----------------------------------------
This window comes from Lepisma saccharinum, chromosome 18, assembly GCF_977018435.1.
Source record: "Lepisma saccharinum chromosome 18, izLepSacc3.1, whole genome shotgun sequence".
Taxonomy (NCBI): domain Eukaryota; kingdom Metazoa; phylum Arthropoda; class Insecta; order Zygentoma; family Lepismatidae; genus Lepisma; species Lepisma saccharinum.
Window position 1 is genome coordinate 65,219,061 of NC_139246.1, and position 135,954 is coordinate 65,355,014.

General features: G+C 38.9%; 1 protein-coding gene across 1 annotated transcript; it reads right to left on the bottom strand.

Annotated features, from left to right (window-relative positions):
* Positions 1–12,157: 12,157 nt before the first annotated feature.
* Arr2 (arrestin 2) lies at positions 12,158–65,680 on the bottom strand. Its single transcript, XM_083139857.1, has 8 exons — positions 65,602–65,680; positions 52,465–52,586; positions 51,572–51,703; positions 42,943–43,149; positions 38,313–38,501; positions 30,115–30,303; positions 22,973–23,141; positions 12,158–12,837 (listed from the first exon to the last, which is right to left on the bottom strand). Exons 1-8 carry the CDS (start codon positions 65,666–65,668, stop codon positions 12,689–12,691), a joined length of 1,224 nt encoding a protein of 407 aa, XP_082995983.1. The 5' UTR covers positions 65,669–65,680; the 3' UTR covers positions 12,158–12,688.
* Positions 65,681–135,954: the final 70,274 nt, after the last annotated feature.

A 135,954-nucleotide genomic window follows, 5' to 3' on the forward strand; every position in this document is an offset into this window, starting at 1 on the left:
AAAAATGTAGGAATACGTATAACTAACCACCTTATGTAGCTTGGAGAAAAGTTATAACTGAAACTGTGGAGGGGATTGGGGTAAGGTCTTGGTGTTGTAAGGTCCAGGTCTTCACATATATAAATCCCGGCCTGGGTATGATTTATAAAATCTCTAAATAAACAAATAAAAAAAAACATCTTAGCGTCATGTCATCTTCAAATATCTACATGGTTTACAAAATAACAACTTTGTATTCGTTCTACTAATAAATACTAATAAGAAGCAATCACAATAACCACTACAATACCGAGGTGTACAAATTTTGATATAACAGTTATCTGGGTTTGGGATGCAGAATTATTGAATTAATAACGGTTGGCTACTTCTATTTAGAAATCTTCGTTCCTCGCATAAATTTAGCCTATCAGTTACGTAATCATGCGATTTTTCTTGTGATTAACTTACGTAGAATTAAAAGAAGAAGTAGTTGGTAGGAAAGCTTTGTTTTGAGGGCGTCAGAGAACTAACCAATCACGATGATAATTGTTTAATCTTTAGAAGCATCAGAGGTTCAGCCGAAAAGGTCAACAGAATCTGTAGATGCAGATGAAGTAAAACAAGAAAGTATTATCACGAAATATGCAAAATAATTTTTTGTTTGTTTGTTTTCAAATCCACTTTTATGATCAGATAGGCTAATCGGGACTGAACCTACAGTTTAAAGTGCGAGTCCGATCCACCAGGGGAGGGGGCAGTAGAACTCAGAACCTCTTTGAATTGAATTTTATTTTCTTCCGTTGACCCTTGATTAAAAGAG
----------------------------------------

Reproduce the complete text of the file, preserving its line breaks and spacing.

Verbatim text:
This window comes from Lepisma saccharinum, chromosome 18, assembly GCF_977018435.1.
Source record: "Lepisma saccharinum chromosome 18, izLepSacc3.1, whole genome shotgun sequence".
Taxonomy (NCBI): domain Eukaryota; kingdom Metazoa; phylum Arthropoda; class Insecta; order Zygentoma; family Lepismatidae; genus Lepisma; species Lepisma saccharinum.
Window position 1 is genome coordinate 65,219,061 of NC_139246.1, and position 135,954 is coordinate 65,355,014.

General features: G+C 38.9%; 1 protein-coding gene across 1 annotated transcript; it reads right to left on the bottom strand.

Annotated features, from left to right (window-relative positions):
* Positions 1–12,157: 12,157 nt before the first annotated feature.
* Arr2 (arrestin 2) lies at positions 12,158–65,680 on the bottom strand. Its single transcript, XM_083139857.1, has 8 exons — positions 65,602–65,680; positions 52,465–52,586; positions 51,572–51,703; positions 42,943–43,149; positions 38,313–38,501; positions 30,115–30,303; positions 22,973–23,141; positions 12,158–12,837 (listed from the first exon to the last, which is right to left on the bottom strand). Exons 1-8 carry the CDS (start codon positions 65,666–65,668, stop codon positions 12,689–12,691), a joined length of 1,224 nt encoding a protein of 407 aa, XP_082995983.1. The 5' UTR covers positions 65,669–65,680; the 3' UTR covers positions 12,158–12,688.
* Positions 65,681–135,954: the final 70,274 nt, after the last annotated feature.

A 135,954-nucleotide genomic window follows, 5' to 3' on the forward strand; every position in this document is an offset into this window, starting at 1 on the left:
AAAAATGTAGGAATACGTATAACTAACCACCTTATGTAGCTTGGAGAAAAGTTATAACTGAAACTGTGGAGGGGATTGGGGTAAGGTCTTGGTGTTGTAAGGTCCAGGTCTTCACATATATAAATCCCGGCCTGGGTATGATTTATAAAATCTCTAAATAAACAAATAAAAAAAAACATCTTAGCGTCATGTCATCTTCAAATATCTACATGGTTTACAAAATAACAACTTTGTATTCGTTCTACTAATAAATACTAATAAGAAGCAATCACAATAACCACTACAATACCGAGGTGTACAAATTTTGATATAACAGTTATCTGGGTTTGGGATGCAGAATTATTGAATTAATAACGGTTGGCTACTTCTATTTAGAAATCTTCGTTCCTCGCATAAATTTAGCCTATCAGTTACGTAATCATGCGATTTTTCTTGTGATTAACTTACGTAGAATTAAAAGAAGAAGTAGTTGGTAGGAAAGCTTTGTTTTGAGGGCGTCAGAGAACTAACCAATCACGATGATAATTGTTTAATCTTTAGAAGCATCAGAGGTTCAGCCGAAAAGGTCAACAGAATCTGTAGATGCAGATGAAGTAAAACAAGAAAGTATTATCACGAAATATGCAAAATAATTTTTTGTTTGTTTGTTTTCAAATCCACTTTTATGATCAGATAGGCTAATCGGGACTGAACCTACAGTTTAAAGTGCGAGTCCGATCCACCAGGGGAGGGGGCAGTAGAACTCAGAACCTCTTTGAATTGAATTTTATTTTCTTCCGTTGACCCTTGATTAAAAGAG